Sunday 11 October 2009 by Bradley M. Kuhn
For the last decade, I've regularly seen complaints when we harder-core software freedom advocates spend some time criticizing proprietary software in addition to our normal work preserving, protecting and promoting software freedom. While I think entire campaigns focused on criticism are warranted in only extreme cases, I do believe that denouncement of certain threatening proprietary technologies is a necessary part of the software freedom movement, when done sparingly.
Denouncements are, of course, negative, and in general, negative tactics are never as valuable as positive ones. Negative campaigns alienate some people, and it's always better to talk about the advantages of software freedom than focus on the negative of proprietary software.
The place where negative campaigns that denounce are simply necessary, in my view, is when the practice either (a) will somehow completely impeded the creation of FLOSS or (b) has become, or is becoming, widespread among people who are otherwise supportive of software freedom.
I can think quickly of two historical examples of the first type: UCITA and DRM. UCITA was a State/Commonwealth-level law in the USA that was proposed to make local laws more consistent regarding software distribution. Because the implications were so bad for software freedom (details of which are beyond scope of this post but can be learned at the link), and because it was so unlikely that we could get the UCITA drafts changed, it was necessary to publicly denounce the law and hope that it didn't pass. (Fortunately, it only ever passed in my home state of Maryland and in Virginia. I am still, probably pointlessly, careful never to distribute software when I visit my hometown. :)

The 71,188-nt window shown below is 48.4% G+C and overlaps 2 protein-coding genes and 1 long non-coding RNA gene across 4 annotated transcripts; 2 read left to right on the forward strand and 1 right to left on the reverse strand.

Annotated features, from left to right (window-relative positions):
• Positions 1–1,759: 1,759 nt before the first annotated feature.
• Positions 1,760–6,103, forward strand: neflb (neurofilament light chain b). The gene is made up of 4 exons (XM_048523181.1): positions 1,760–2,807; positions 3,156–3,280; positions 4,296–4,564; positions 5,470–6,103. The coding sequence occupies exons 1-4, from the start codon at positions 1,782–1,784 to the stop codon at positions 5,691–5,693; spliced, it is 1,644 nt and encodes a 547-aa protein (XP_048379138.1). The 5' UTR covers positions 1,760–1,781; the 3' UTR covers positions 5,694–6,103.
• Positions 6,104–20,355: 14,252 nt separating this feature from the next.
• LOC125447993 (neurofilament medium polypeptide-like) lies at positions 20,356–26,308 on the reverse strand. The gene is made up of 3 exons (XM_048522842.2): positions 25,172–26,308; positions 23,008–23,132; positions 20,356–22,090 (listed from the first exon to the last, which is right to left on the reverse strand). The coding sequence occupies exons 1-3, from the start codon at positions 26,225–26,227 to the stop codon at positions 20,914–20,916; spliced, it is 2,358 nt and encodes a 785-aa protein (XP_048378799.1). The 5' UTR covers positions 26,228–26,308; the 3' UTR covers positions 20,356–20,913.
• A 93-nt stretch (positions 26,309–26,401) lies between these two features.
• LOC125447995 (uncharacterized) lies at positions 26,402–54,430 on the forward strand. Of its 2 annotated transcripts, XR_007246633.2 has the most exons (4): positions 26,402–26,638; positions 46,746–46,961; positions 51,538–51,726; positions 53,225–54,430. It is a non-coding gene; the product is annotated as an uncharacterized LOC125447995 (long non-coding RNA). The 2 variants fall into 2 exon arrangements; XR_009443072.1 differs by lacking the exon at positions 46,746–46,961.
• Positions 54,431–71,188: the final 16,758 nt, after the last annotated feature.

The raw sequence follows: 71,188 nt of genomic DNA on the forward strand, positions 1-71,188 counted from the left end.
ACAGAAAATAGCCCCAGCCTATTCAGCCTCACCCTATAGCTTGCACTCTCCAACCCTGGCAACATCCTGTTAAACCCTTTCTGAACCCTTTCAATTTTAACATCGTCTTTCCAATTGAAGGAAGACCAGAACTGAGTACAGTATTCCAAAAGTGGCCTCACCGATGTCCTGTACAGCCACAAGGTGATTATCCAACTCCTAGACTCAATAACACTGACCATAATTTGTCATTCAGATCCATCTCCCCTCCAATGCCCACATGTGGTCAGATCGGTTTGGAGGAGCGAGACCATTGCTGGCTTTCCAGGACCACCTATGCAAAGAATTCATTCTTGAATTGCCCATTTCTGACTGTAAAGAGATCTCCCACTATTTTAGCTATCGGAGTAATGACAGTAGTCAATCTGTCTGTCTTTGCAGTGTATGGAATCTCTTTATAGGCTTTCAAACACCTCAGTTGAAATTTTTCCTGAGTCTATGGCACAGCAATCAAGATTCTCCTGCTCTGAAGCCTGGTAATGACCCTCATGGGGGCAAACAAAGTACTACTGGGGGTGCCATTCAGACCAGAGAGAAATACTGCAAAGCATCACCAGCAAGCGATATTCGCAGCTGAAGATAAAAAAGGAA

DRM, for its part, posed an even greater threat to software freedom because its widespread adoption would require proprietarization of all software that touched any television, movie, music, or book media. There was also a concerted widespread pro-DRM campaign from USA corporations. Therefore, grassroots campaigns denouncing DRM are extremely necessary even despite that they are primarily negative in operation.
The second common need for denouncement when use of a proprietary software package has become acceptable in the software freedom community. The most common examples are usually specific proprietary software programs that have become (or seem about to become) “all but standard” part of the toolset for Free Software developers and advocates.
Historically, this category included Java, and that's why there were anti-Java campaigns in the Free Software community that ran concurrently with Free Software Java development efforts. The need for the former is now gone, of course, because the latter efforts were so successful and we have a fully FaiF Java system. Similarly, denouncement of Bitkeeper was historically necessary, but is also now moot because of the advent and widespread popularity of Mercurial, Git, and Bazaar.
Today, there are still a few proprietary programs that quickly rose to ranks of “must install on my GNU/Linux system” for all but the hardest-core Free Software advocates. The key examples are Adobe Flash and Skype. Indeed, much to my chagrin, nearly all of my co-workers at SFLC insist on using Adobe Flash, and nearly every Free Software developer I meet at conferences uses it too. And, despite excellent VoIP technology available as Free Software, Skype has sadly become widely used in our community as well.